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calmer), and that they’d typically dive for up to six hours. I informed him we had a latitude/longitude of the impact point of the crash and similar location of the last pinger emitted once the aircraft sank. The cost was approximately several thousand dollars per dive. This was exciting, or at least a reasonable plan to pursue. I immediately scheduled an appointment with the CG to run this by him. In a few days I was once again in the CG’s office, briefed him on all that I had learned and discussed the costs of possible rental of the deep submersible. I believe he may have made a call and discussed something with his command sargent major, but it didn’t take long before the one-star gave me the go ahead to pursue a search for up to two night’s worth of diving. I headed back to my office to call San Diego. I informed the deep submersible command we were "a go," and he indicated he would be in touch as soon as they were definitely on their way to Pearl Harbor. As February turned into March, and I was still without any contact, I was getting anxious, although I wasn’t getting pressured from above. I just felt the longer we go the less chance we would have had of finding anything. Again, naively I was thinking they’ll dive straight down from that last pinger location, do a couple of sweeps of that area, and voila, they will find the helicopter. Finally, in early April, I got the call that the deep submersible would be in Pearl Harbor the following week. The lieutenant I had spoken to said they could support our mission the Monday after the week they arrived, since they would first be helping the Barbers Point squadron. And they would be available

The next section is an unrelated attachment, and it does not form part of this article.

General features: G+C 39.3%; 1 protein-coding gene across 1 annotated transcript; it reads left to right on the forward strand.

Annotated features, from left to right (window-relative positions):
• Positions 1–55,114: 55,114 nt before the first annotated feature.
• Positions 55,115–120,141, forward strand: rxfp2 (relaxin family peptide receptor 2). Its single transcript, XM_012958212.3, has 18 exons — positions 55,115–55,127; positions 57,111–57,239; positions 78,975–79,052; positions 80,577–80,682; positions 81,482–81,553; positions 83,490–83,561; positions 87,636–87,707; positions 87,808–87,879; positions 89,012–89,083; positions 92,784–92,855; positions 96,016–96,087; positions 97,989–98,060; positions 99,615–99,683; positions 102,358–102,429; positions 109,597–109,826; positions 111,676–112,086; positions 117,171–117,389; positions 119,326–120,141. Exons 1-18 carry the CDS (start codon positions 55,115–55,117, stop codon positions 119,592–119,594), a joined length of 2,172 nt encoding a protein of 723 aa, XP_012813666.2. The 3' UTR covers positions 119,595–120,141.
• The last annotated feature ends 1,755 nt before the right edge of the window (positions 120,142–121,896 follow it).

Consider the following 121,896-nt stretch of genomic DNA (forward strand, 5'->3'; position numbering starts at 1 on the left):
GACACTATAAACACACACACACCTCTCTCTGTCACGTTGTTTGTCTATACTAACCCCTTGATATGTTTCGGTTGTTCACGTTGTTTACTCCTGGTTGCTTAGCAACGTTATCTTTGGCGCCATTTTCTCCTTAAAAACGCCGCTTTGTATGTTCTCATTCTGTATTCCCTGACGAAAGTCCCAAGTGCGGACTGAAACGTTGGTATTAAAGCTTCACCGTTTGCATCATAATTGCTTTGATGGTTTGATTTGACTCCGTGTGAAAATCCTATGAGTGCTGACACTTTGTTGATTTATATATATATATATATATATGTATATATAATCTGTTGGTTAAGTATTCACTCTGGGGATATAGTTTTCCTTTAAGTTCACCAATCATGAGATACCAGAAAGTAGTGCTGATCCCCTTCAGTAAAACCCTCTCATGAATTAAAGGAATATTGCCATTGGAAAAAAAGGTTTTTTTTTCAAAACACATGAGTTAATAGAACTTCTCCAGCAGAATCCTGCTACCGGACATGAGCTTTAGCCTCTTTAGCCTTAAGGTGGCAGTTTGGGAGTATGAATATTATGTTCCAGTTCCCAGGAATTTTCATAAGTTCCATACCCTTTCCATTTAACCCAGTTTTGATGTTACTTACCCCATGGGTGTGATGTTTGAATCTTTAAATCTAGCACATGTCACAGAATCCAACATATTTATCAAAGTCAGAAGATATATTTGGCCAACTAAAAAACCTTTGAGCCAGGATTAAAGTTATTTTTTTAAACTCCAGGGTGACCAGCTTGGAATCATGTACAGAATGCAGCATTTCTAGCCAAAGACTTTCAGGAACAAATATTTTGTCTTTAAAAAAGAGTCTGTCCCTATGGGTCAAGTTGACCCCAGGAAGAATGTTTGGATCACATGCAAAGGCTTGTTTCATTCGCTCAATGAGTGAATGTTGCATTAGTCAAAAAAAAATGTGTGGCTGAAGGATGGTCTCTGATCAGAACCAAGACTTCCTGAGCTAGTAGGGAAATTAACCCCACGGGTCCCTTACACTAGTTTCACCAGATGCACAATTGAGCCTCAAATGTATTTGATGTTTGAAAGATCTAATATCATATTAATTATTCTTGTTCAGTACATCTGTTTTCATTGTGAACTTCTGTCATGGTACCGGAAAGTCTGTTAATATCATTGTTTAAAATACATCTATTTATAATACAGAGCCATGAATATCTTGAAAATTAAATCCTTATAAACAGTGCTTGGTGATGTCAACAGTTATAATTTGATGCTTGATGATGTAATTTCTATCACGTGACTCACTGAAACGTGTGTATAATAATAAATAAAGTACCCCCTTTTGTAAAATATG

30 Issue 40, 2014

The DSVSS Laney Chouest, (Deep Submergence Vehicle Support Ship), hoists the Turtle (DSV-3) for a launching into the depths of the Pacific, circa 1988. Courtesy of navsource.org

through Wednesday of that week (before their Pearl Harbor dive search). I reminded him we could pay for a

maximum of two night (dives). He reminded me it was a three-man vehicle, the pilot (himself), an engineer/co-pi-

Profile for The Grog Ration

The Grog, Issue 40 2014  

A Journal of Navy Medical History and Culture

The Grog, Issue 40 2014  

A Journal of Navy Medical History and Culture

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